The Awakening (Collins Classics)

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HarperCollins UK, May 31, 2012 - Fiction - 224 pages
91 Reviews
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HarperCollins is proud to present its new range of best-loved, essential classics.

‘I would give up the unessential; I would give my money, I would give my life for my children; but I wouldn't give myself.’

Heralded as one of the first instances of feminist literature and rejected at its time of publication by the literary set on grounds of moral distaste, Kate Chopin’s The Awakening caused consternation in 1899.

Constrained and confined by the limitations surrounding marriage and motherhood in the late 1800s, Edna Pontellier begins to challenge the notion of femininity through her thoughts and actions. Questioning her love for her husband, and opening herself up to the possibilities of other men and a life outside of societal convention leads to a gradual awakening of her desires.

Chopin’s fascinating exploration of one woman challenging the expectation that surrounds her is powerful, daring and ultimately tragic in its conclusions.

 

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User Review  - lethalmauve - LibraryThing

Pioneering feminist work bogged down by its emotionally distant atmosphere, without any room for complete immersion nor resonance, The Awakening tells the frustrating ambivalence and wavering desire ... Read full review

LibraryThing Review

User Review  - mbmackay - LibraryThing

I came across this book when my nephew was reading it for school. First published in 1899, the book was famous (notorious) for its sympathetic portrayal of a woman in a loveless marriage who strays ... Read full review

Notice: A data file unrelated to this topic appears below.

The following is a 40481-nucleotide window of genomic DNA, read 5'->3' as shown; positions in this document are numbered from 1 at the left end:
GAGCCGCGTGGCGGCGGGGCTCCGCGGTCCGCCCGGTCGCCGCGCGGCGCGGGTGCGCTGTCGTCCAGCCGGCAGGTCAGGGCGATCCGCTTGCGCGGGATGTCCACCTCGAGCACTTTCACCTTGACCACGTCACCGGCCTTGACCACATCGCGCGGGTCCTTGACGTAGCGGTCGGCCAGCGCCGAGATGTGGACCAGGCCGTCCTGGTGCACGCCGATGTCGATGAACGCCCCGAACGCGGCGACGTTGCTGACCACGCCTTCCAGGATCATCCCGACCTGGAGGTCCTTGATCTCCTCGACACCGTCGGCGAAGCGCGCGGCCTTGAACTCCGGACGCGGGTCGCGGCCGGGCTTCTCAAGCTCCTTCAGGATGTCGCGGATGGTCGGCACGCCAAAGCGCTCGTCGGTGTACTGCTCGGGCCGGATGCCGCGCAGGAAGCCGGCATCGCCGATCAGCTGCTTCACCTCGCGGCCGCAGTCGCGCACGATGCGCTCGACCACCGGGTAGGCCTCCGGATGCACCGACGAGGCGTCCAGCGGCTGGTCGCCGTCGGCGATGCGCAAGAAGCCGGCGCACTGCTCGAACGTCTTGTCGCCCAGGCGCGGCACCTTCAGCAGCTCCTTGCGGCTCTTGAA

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About the author (2012)

Kate Chopin was born Katherine O'Flaherty in St. Louis, Missouri, on February 8, 1851. Although she was brought up in a wealthy and socially elite Catholic family, Chopin's childhood was marred by tragedies. Her father was killed in a train accident when Chopin was just four years old, and in the following years she also lost her older brother, great-grandmother, and half-brother. In 1870, at the age of 19, she married Oscar Chopin, the son of a wealthy cotton-growing family in Louisiana. The couple had seven children together, five boys and two girls, before Oscar died of swamp fever in 1883. The following year, Chopin packed up her family and moved back to St. Louis to be with her mother, who died just a year later. To support herself and her family, Chopin started to write. Her first novel, At Fault, was published in 1890. Her most famous work, The Awakening, inspired by a real-life New Orleans woman who committed adultery, was published in 1899. The book explores the social and psychological consequences of a woman caught in an unhappy marriage in 19th century America, is now considered a classic of the feminist movement and caused such an uproar in the community that Chopin almost entirely gave up writing. Chopin did try her hand at a few short stories, most of which were not even published. Chopin died on August 22, 1904, of a brain hemorrhage, after collapsing at the World's Fair just two days before.

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